The WikiLeaks founder has been a staunch rival to the film and even told Cumberbatch to abandon it. Some critics think that he should have too.
Arguably the most controversial organisation of the 21st century, WikiLeaks has sparked intrige and outrage in equal dose since it was launched at the beginning of the century. The Fifth Estate is the first real dramatisation of the event behind the controversial website, and although not everyone is impressed by the film, WikiLeaks found Julian Assange in particular, many have been taken by the man playing the Australian; Benedict Cumberbatch.
Co-stars Daniel Brühl and Benedict Cumberbatch as they appear in the film
The golden boy of British cinema (and just acting in general) right now, Cumberbatch has been given nothing short of sheer admiration for his portrayal of the divisive Assange. The film itself is proving to be as divisive as Assange and WikiLeaks though, as critics have been unable to decide on whether the film is actually any good.
he Fifth Estate has been regularly compared to David Fincher's Oscar-winning The Social Network, which also follows the founding of a website and the complex relationship between it's founders. Whether directors R.J. Cutler and Bill Condon planned on ripping off The Social Network for their version of the WikiLeaks story has yet to be realised, but the chances are the pair had their own vision when it came to bringing WikiLeaks to the big screen. Try telling that to the number of critics who couldn't get past how much it pales in comparison to the dramatisation of Mark Zuckerberg and co.'s college days.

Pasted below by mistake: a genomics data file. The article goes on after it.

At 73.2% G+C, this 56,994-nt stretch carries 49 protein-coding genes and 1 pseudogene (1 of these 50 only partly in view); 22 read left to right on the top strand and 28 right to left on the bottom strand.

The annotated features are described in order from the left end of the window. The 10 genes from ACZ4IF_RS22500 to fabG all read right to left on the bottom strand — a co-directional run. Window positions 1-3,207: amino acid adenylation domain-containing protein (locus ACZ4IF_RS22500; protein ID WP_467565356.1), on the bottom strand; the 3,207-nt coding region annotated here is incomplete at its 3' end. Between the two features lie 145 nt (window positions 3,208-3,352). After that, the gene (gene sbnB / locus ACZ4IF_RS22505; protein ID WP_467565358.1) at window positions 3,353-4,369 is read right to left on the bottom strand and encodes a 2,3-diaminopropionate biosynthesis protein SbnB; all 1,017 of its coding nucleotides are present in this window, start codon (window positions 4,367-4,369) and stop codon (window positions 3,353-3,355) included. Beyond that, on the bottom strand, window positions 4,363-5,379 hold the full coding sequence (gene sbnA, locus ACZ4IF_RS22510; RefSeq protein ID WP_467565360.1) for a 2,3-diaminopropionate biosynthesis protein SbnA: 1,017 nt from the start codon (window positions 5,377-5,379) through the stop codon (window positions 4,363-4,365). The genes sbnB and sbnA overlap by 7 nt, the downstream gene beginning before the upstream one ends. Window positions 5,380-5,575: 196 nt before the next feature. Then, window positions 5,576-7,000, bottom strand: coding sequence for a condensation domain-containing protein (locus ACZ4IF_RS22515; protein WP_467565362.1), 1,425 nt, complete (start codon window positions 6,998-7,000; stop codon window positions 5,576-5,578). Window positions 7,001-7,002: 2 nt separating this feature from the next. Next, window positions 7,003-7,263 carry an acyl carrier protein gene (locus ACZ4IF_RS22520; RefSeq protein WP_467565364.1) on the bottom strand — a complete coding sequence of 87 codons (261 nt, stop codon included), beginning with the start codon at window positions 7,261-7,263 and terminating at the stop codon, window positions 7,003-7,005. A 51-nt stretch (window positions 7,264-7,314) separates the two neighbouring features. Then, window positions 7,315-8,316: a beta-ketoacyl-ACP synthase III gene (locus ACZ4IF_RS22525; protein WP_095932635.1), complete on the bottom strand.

The fact that it isn't up to the standards of The Social Network probably didn't cross Julian Assange's mind when he went on a furious triade against the film, uploading the full script to WikiLeaks, complete with annotations of where the film incorrectly portrays real events.
Reports have also stated that Cumberbatch wanted to meet up with Assange prior to filming for the benefit of his portrayal, however Assange refused the meeting and instead told the Sherlock actor to abandon the project. The letter was so well put-together that Cumberbatch reportedly considered leaving the project, only to be enticed back in eventually. You can read the full letter over at TheGuardian.com.
Assange has been a regular opponent of the film, citing it as propaganda against himself and his organisation. The film is based on two separate accounts of the founding of the website; Daniel Domscheit-Berg's (who is played by Daniel Brühl in the film) and the book Inside WikiLeaks: My Time with Julian Assange and the World's Most Dangerous Website, as well as WikiLeaks: Inside Julian Assange's War on Secrecy, by British journalists David Leigh and Luke Harding. These are both books that Assange has spoken out against, claiming they are written purposely to present him and WikiLeaks in a negative light.
This is entirely his beef with the film too and he has urged people not to go see it, least they be brainwashed by American governmental propaganda. His comments, and those of the negative criitcs, may prevent the film form being anyhting like the surprise success Dreamworks are hoping for.
The Fifth Estate arrives in US cinemas on 11 October, and on 1 January in the UK. You can see if you agree with Asange, the critics or your own opinion then.
Will you go see it?